Saturday, August 18, 2012

The Most Expensive Election Ever

The Center for Responsive Politics estimates that the cost of #Election2012 will approach $6B:

USA Today Article on Cost of #Election2012

Another analysis projects the cost closer to $10B:

Adage / John Shelton (STRATA) Commentary on Cost of Election 2012

A substantial portion of this expenditure is for TV ads, on which $1B has already been spent in the first half of 2012.

For perspective, the most expensive movie ever made, "Pirates of the Caribbean: At World's End" cost a mere $300M! 

The expenditures for this year's election are widely attributed to the U.S. Supreme Court's ruling on  Citizens United v. the Federal Election Commission, which cleared the way for super PACs to work with unattributed contributions:

Citizens United v. Federal Election Commission (wikipedia)  

There's no question about it: this election will be the costliest ever... but I assert that the costs mentioned above are actually only a drop in the bucket, and the reasons for the high cost are not as simple as a single Supreme Court ruling. The political impasse of the past few years has had a substantially negative effect  on American growth, as unresolved fiscal issues come home to roost during election season. The core issues - healthcare, social security, the debt ceiling, taxation, and government spending in general -  have split American politics right down the middle.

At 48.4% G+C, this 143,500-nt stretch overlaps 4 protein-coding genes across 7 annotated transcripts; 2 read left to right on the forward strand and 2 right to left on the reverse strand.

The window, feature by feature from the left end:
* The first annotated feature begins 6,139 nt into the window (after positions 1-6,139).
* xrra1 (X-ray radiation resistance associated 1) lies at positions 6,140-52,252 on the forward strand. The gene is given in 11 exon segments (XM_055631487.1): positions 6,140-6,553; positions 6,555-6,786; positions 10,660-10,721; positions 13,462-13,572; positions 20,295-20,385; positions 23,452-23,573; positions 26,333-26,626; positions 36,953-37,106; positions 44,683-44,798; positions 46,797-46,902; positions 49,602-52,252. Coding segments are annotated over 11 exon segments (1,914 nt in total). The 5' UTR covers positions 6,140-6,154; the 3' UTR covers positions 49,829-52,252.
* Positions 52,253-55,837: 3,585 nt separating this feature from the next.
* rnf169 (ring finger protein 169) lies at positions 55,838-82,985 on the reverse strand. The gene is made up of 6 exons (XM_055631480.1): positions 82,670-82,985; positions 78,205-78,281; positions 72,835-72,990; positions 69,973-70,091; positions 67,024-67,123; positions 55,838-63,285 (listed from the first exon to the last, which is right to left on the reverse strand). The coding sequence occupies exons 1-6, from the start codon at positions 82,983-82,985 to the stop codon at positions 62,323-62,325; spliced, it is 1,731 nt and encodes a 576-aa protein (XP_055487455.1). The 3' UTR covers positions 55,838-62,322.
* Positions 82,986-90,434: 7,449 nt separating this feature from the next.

As the campaigns debate massive fiscal policy shifts, several trillion dollars of market investment  is sidelined by perceived risk. Under this prevailing uncertainty, business growth is suppressed, and expenses associated with high unemployment continue to accumulate. If we look at unemployment benefits alone, the expenses is of order ~$100B per year.

Taking the broader effects into account, this really could be the world's first trillion dollar election season. And unfortunately it won't end in November: based on current polling, it seems that neither side will emerge with a clear mandate for action on the core fiscal issues. Electorally speaking, this election could be as close as Bush vs. Gore. 

No comments:

Post a Comment